*The first time being when I met Nick Zinner and it turned out he liked my photos enough to get me a press pass.

P.S. This really sounded like a half-review, half-ramble and I really don’t know what the point in this post was. Nor do I know where this blog is going, but I am going to write more. Maybe not blog more, butwrite more. I know bloggers these days are all trying to find a “target audience”, have specialised blog posts such as “Music Mondays”, etc., and some even monetise their blogs — but I really can’t operate like that. Sure, I write for “someone”, unnamed, uncertain, out there, but I never know who that is until I get the odd comment or email that really connects with me or something I said. Well anyway, this is just an archive of a tiny portion of things I see and do and feel and hear.

I’ve wasted all my daylight

Part of a series of photos I exhibited in August in three cities in Taiwan. I cropped this to be landscape for the sake of this post.

Bad things happen for probably no reason whatsoever, and I need to stop thinking about shit happening to me in terms of me “deserving” it because of karma. A tiny clink against the leg of my chair in the law library, and unbeknownst to me, my torts case book was destroyed, along with the bottom three lines of my moleskine notebook containing the past year’s worth of writing in fountain pen ink. Glass containers for water, eh. I usually stick to plastic, but on the one day that I— well anyway. I feel moronic that I’m copying my highlighting and handwritten notes from my soaked, half illegible torts book into the replacement I bought. I know I should just re-read it all but who has that kind of time when other cases remain completely unread?

The other really shit thing is that my beloved Nikon F3 (pictured above) is currently broken. A really stupid accident led to me being unable photograph myself being in the company of thousands of second hand books. And of course, you always miss what you don’t have, so all of a sudden there’s all these things and moments that I keep wanting to capture on film, but of course I have nothing on hand. My point-and-shoot film camera is also mysteriously out of action too.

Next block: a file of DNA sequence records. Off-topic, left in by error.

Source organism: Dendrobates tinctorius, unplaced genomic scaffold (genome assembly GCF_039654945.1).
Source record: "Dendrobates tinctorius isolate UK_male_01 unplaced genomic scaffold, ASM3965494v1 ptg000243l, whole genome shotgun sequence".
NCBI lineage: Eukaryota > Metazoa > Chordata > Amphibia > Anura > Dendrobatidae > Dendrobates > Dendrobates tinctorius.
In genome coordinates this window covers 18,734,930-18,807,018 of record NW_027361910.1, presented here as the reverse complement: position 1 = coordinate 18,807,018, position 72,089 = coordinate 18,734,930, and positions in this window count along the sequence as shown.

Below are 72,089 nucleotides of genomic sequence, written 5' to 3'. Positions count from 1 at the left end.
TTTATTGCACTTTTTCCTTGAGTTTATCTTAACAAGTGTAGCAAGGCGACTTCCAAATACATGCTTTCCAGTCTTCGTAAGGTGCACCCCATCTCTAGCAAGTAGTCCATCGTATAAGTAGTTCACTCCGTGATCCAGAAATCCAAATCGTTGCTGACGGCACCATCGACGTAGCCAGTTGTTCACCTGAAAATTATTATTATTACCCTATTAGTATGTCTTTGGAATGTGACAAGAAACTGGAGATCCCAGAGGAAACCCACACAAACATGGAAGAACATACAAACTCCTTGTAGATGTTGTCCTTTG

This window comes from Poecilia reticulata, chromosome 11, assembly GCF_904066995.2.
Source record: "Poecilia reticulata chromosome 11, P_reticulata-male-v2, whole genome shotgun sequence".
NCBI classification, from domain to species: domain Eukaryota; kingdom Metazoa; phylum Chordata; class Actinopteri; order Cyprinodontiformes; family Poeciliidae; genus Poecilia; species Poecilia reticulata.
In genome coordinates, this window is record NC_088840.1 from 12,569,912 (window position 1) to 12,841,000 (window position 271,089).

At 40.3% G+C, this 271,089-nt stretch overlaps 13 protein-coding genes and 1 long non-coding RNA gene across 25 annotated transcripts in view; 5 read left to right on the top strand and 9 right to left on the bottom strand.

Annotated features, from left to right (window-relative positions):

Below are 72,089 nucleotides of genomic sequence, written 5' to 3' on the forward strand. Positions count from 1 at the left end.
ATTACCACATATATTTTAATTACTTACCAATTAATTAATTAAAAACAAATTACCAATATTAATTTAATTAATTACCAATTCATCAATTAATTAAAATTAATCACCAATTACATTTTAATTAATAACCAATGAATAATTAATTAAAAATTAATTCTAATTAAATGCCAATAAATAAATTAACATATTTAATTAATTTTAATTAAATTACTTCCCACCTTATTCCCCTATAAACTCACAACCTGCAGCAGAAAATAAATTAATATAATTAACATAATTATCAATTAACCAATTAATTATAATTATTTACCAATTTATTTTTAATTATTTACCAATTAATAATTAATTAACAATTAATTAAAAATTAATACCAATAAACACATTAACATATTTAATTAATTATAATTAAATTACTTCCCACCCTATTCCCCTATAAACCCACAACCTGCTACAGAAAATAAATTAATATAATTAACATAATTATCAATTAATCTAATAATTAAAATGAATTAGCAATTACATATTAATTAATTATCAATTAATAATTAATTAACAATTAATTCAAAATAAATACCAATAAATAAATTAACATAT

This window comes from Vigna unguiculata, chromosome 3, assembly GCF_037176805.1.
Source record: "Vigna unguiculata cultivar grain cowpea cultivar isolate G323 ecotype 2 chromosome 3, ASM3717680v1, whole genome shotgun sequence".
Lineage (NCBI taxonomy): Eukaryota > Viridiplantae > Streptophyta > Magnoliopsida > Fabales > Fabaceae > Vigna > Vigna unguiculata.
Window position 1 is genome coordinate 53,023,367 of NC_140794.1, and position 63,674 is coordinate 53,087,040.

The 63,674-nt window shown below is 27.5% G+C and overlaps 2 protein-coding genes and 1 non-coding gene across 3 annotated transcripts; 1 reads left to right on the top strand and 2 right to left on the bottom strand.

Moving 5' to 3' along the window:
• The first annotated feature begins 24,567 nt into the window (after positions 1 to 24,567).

The title of this post is from Black Moth Super Rainbow who I had on repeat the other night. Also reflects how I spent Saturday in bed nursing a hangover. Rare occurrence for me, as my friends kindly pointed out. I think that the cigarette some stranger offered us at a bar must’ve done it. I was fine and fun, up until that point.

so close up your knees, and I’ll close your parenthesis

New York City on Ilford HP5+ 400 B/W film; Nikon F3.

Now that I’m twenty-two, there’s something I’ve been struggling with for a while. I guess I still haven’t really come to terms with my age (it’s too long to insert an explanation here), but this is an awkward stage in a woman’s life, where — see, it’s awkward for me already — let me start over.

Frankly, I feel weird referring to myself as a woman. I realise that I am indeed a woman, and have been old enough to be called one, for some time. It’s not that I associate myself with the word “girl” — I haven’t done so since well before fifteen or sixteen, if I remember correctly — it’s just that the word “woman” comes with so many connotations which I’m not sure I’m ready for yet. For some reason I’ve always felt that a “woman” is someone powerful who, for lack of a more poignant term, has their shit together. I’ll concede that I know people who get the impression that I’m all-confident and self-assured, definitely “powerful” in some way, and have my shit together. But that is just bollocks. In other words, by my own ideal of what a “woman” is, and all the symbolism it carries, I don’t feel like I qualify as one yet. A “young woman” or “young lady”, perhaps, but not quite a full-blown woman. I realise I need to work on this.

Why isn’t there a female equivalent of “guy”? It seems socially acceptable to call a male of any age a “guy”, albeit with varying degrees of acceptability. But I’m not going to call myself a “girl”, especially when I had issues with that word even as a teenager. I can’t seem to find  a solution besides ignoring it, or the practical alternative is to simply dub myself as a “student”. This will work perfectly fine… until I graduate. By then, another set of issues will be triggered, that is, to refer to people by their professions. This is a tangent which I would like to return to, perhaps in another post.